Savage found his way to Pennsylvania, where he began coaching the Great Valley 9th grade team in 2007-08.

By the time Mikal Bridges arrived at the school as a tenth grader in the summer of 2011, Savage was a varsity assistant under Nolan, helping develop the future Villanova wing and soon-to-be NBA Draft lottery pick. He stayed on staff when Nolan stepped down following Bridges’ graduation in 2014 and Girone took over, and now gets to be in charge.

“It’s a mixture of Jim Nolan and Paul Girone over the years...a combination of both offenses into one,” Savage said. “We’re running a lot of the things that we’ve been running, but we’re adding a lot of things, also. Just to get the guys to play quicker, play faster at times and at times to slow it down and run offense, gauging on the momentum of the game and how we’re playing.”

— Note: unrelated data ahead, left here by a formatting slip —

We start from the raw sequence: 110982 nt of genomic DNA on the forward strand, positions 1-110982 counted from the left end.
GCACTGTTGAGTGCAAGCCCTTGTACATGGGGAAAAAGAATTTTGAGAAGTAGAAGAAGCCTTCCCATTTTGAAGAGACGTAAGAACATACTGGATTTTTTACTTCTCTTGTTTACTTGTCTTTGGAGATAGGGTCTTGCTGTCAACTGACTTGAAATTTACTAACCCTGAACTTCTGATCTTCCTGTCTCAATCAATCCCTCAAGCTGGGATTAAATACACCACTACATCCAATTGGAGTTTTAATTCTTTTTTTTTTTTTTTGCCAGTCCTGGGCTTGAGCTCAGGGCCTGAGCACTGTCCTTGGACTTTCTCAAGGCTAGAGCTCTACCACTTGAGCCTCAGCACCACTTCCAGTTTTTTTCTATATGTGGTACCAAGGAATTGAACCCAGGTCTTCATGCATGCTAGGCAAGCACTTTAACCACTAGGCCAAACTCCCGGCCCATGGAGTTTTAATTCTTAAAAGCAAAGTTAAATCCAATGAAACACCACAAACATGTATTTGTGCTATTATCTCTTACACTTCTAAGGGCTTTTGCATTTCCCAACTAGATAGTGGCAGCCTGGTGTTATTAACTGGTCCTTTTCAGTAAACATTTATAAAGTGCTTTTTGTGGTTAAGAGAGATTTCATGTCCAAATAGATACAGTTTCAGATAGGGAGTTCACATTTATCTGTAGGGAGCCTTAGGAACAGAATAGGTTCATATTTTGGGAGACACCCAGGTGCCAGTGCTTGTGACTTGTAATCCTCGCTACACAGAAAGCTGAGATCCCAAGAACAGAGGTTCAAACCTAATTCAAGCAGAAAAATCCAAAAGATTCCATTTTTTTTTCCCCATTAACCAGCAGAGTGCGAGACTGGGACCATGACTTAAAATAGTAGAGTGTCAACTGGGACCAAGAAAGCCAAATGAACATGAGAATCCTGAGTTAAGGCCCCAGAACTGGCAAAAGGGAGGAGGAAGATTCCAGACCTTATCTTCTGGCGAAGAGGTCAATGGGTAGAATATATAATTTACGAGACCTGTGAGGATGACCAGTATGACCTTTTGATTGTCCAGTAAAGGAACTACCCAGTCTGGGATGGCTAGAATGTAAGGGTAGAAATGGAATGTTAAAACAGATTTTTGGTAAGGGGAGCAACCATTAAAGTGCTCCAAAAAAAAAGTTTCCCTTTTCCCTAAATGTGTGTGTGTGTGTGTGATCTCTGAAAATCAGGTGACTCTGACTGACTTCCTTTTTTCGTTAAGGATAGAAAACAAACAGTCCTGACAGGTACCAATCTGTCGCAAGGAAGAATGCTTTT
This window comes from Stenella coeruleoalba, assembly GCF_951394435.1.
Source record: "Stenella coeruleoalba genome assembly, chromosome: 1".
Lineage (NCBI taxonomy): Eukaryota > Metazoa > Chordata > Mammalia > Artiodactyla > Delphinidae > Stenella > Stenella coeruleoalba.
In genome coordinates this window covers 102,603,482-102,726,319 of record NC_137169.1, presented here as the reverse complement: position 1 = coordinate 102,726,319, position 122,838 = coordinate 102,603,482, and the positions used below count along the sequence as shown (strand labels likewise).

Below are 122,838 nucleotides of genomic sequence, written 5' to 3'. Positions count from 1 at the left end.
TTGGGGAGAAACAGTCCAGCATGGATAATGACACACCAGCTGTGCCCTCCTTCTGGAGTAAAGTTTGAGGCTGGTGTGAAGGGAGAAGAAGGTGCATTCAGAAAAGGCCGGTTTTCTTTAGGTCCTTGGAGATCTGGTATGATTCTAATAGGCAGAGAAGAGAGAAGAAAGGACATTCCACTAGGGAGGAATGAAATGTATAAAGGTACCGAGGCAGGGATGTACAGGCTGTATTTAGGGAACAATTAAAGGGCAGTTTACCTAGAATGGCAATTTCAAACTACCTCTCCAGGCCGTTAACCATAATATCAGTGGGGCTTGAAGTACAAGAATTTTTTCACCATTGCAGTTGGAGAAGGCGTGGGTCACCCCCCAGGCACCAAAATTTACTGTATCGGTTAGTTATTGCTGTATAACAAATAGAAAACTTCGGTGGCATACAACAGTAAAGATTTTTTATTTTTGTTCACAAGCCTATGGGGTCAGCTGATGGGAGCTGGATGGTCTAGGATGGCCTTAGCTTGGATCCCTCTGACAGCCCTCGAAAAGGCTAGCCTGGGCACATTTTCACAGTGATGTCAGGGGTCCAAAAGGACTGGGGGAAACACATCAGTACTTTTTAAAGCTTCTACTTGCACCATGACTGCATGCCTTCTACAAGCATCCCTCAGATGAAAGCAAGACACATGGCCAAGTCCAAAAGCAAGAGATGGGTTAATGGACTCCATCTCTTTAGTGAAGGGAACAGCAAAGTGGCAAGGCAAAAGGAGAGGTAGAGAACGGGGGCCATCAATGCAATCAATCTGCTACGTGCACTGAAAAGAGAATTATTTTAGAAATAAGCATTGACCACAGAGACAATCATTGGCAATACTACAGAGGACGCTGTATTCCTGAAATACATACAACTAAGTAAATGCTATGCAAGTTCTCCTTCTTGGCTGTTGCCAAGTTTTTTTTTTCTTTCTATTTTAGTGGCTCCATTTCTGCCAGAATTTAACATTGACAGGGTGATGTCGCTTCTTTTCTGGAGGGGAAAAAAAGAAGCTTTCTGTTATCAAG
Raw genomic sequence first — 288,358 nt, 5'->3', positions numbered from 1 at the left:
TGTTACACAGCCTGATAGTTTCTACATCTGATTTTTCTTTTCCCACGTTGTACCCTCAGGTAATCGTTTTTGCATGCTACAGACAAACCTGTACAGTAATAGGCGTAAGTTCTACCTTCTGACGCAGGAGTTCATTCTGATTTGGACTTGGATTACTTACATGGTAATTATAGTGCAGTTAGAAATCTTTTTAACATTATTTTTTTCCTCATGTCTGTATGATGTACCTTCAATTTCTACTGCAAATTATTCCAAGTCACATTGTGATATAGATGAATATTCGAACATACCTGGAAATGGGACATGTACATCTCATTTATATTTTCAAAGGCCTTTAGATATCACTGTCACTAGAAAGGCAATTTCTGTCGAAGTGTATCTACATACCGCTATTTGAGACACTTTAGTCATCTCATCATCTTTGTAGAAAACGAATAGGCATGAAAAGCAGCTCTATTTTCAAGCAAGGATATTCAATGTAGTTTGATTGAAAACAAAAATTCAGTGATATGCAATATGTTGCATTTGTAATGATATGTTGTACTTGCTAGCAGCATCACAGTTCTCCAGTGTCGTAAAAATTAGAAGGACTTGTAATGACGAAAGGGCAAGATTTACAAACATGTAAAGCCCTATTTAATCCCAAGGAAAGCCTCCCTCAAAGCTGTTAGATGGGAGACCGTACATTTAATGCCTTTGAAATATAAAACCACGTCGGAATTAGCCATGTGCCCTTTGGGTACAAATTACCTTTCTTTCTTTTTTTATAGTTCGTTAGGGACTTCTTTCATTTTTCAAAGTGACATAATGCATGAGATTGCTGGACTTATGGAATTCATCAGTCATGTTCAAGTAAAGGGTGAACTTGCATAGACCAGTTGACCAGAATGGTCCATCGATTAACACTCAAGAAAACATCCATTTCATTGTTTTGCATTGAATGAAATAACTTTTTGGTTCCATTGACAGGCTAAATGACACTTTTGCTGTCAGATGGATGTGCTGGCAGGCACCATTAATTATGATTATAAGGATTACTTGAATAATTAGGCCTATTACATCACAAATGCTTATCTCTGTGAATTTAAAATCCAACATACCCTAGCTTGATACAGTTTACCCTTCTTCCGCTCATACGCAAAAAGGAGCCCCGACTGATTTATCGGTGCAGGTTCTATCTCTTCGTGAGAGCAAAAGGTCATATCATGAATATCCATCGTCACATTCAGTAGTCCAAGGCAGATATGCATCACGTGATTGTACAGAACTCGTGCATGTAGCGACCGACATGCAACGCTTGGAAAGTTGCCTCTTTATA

Point guard Matt Porreca, wing Liam Ward and forward Nate Graeff are all gone from last year’s 16-10 team, which captured the Ches-Mont American championship with a 10-1 league record. Though the Patriots are still in a search for a point guard, much of the offense this weekend ran through 6-4 rising senior forward Jake Prevost, the school’s starting quarterback on the football field and a versatile player on the hardwood.

Fellow senior Gavin Frankenheimer will also handle a large portion of the scoring load, though Prevost was doing everything from running point to posting up and crashing the glass.

“He’s doing a lot for us,” Savage said of Prevost. “His game has improved a lot this year.” -- Josh Verlin